Has the Coronavirus Pandemic Triggered PTSD?
As Americans we are all still learning to adjust to the changes that the Coronavirus Pandemic has caused but will this pandemic leave longer lasting effects? Licensed Professional Counselor and Licensed Marriage & Family Therapist Hannah Comeaux discussed this topic with me during the Moon Griffon Show.
"The Pandemic has caused a lot of fear and anxiety in many of us," says Hannah Comeaux of Comeaux Counseling & Consulting. "For those that have a history of trauma, this pandemic could very well trigger the same feelings and responses that they have dealt with in their past.
It also could depend on the level of trauma that the person has already experienced as to how much of an effect this pandemic could have on them. Most people that have been through chronic or severe trauma in the past such as abuse, childhood adversity or neglect, as well as veterans, may be more prone to the triggers and negative effects of this pandemic. For individuals that have been through natural disasters before, the feelings of being out of control, lack of stability, anxieties and other uncertainties, this can trigger greater emotional and physical responses."
I also asked her about PTSD - its meaning and how it affects people.
"PTSD is Post-Traumatic Stress Disorder, which is exposure to a traumatic event or events that have caused a variety of symptoms both emotionally and physically," says Hannah Comeaux. "There are certain criteria that have to be met to be diagnosed with PTSD but today we are going to simply discuss the different types and effects of Trauma, in general.
Some people may have been through traumatic events and possibly didn’t identify it as traumatic because they may have blocked it out of their mind or they didn’t identify it as something that has affected them in a negative way. For others, trauma may have been normalized in their dysfunctional family in such as way that they didn’t even recognize it as trauma. When situations like this occur, you start having symptoms of severe anxiety, nightmares, panic attacks and other symptoms."
She breaks down 3 types of Trauma:
- Acute Trauma - a single incident that occurred such as an accident, grief or loss or natural disaster or something that you witnessed or experienced in your childhood or or as an adult. For those with acute trauma, you may have some difficulty adjusting and coping and it may take some time but those that have experienced acute trauma are more likely to be able to use coping skills and techniques to heal from the event a lot quicker than the other trauma event I am going to talk about today. Remember, even if it is a single event, the effects of it depends on the severity of the event as well as if you have processed it appropriately.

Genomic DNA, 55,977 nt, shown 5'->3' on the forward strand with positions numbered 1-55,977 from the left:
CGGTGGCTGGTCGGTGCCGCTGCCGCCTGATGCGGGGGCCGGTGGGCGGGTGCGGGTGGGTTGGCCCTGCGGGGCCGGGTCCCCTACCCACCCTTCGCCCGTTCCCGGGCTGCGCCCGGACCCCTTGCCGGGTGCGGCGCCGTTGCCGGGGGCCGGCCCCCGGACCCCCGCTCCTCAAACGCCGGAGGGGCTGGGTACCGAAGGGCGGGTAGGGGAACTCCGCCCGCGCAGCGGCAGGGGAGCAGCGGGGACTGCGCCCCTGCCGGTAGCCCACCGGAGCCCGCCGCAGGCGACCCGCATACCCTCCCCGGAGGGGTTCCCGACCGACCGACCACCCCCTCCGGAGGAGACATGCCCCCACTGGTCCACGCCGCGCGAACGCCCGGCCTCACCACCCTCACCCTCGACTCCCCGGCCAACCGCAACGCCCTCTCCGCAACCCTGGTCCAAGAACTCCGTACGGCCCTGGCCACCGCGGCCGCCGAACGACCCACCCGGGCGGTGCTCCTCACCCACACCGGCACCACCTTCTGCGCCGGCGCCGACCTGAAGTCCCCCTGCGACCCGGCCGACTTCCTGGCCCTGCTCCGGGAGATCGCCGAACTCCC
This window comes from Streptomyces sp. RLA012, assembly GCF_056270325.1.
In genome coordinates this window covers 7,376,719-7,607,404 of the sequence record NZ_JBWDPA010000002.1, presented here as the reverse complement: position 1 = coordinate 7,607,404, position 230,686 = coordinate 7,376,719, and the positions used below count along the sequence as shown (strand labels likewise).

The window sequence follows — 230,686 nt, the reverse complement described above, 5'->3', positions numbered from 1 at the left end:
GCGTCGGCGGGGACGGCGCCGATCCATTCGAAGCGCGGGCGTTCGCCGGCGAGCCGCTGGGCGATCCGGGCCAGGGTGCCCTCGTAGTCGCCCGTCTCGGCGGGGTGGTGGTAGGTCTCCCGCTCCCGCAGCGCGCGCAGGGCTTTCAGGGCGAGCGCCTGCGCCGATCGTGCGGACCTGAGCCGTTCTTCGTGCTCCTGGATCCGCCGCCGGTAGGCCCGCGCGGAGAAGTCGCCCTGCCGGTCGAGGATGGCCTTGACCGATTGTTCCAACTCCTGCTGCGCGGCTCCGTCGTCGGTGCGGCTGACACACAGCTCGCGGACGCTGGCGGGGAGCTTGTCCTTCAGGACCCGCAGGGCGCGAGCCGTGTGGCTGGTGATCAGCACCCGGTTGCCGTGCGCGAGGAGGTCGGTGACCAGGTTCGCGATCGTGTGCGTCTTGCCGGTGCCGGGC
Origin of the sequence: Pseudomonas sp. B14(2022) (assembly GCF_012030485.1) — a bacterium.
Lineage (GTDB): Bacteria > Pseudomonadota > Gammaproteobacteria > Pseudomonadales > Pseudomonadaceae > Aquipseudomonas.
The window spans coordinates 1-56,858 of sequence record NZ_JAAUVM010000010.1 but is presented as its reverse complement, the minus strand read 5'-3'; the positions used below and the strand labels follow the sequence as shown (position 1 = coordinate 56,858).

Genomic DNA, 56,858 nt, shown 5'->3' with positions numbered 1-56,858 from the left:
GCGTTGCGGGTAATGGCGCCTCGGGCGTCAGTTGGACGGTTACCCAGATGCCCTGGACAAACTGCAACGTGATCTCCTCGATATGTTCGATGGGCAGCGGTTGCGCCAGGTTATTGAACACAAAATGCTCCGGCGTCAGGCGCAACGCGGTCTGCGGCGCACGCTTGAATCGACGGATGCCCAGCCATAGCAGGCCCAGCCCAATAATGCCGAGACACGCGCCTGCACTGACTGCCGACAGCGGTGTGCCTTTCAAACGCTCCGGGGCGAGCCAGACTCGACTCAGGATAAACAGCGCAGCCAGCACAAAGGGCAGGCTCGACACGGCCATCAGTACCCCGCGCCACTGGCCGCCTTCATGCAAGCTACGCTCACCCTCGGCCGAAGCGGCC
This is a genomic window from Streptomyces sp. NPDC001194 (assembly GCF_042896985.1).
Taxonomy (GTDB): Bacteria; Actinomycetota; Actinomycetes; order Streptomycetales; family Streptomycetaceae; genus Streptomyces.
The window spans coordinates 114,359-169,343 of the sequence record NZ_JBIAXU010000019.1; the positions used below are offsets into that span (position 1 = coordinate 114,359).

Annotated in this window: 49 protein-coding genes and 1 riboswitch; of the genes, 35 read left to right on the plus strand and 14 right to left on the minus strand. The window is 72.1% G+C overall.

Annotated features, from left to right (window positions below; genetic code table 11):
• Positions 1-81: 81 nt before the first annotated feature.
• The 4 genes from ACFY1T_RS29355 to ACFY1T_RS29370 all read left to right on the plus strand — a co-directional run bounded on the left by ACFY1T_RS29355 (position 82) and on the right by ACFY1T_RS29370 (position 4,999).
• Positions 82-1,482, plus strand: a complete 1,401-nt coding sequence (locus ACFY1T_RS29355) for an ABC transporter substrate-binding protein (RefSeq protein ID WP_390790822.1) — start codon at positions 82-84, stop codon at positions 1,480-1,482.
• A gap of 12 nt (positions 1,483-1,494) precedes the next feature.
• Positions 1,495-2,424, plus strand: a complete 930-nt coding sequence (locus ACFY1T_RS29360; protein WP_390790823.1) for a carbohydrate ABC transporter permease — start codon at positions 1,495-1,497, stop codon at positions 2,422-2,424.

- Chronic Trauma - Reoccurring traumatic events, multiple events that have occurred. Usually traumatic events starting in your childhood that may continue to happen as you age at different points in your life. This type of trauma is a little harder to move past and heal from and although coping skills are beneficial, more therapeutic services and treatment is recommended.
- Severe/ Complex trauma - Severe traumatic event/events that have occurred. Some examples could be witnessing a murder, abuse, really anything that has happened to you that was very severe. Treatment is recommended, as well as seeing a licensed professional to help you process the events. EMDR is highly recommended for PTSD. EMDR is Eye Movement Desensitization and Reprocessing. It has had great effects with clients with PTSD. You will have to find a licensed clinician that is trained in EMDR. There are other popular treatments that are used with clients that have experienced trauma.
"The most important note to remember is that if you do not process the event or events appropriately you won’t be able to heal from it and you won't be able to move past it to the point where you no longer continue to have the negative effects in your life," says Hannah Comeaux. "Our brain stores trauma as a memory as if we are going to deal with it at a later date, but if we continue to put it off and don’t deal with it, it will manifest itself as physical and/or emotional symptoms.
What we don’t repair, we repeat!"
So, what can we do to cope? Here's what she recommends:
- Implement coping skills such as grounding techniques and guided imagery. There is a 5-4-3-2-1 Method which relates to your senses. This is a grounding technique that keep you present when feeling anxious or overwhelmed. You do this by imagining 5 things you can see, 4 things you can hear, 3 things you can feel, 2 things you can touch and 1 thing you can taste.
- Remind yourself of the Fact over Feeling rule. Is how I’m feeling a fact or a feeling? Fear is a very real feeling and our feelings should be validated but we don’t want them to run the show. It is also a great way to keep things in perspective.
- Don’t be afraid to talk about your fears and anxiety. There are licensed clinicians like myself that are trained in EMDR and other treatment for PTSD.
You can listen to our interview by CLICKING BELOW:
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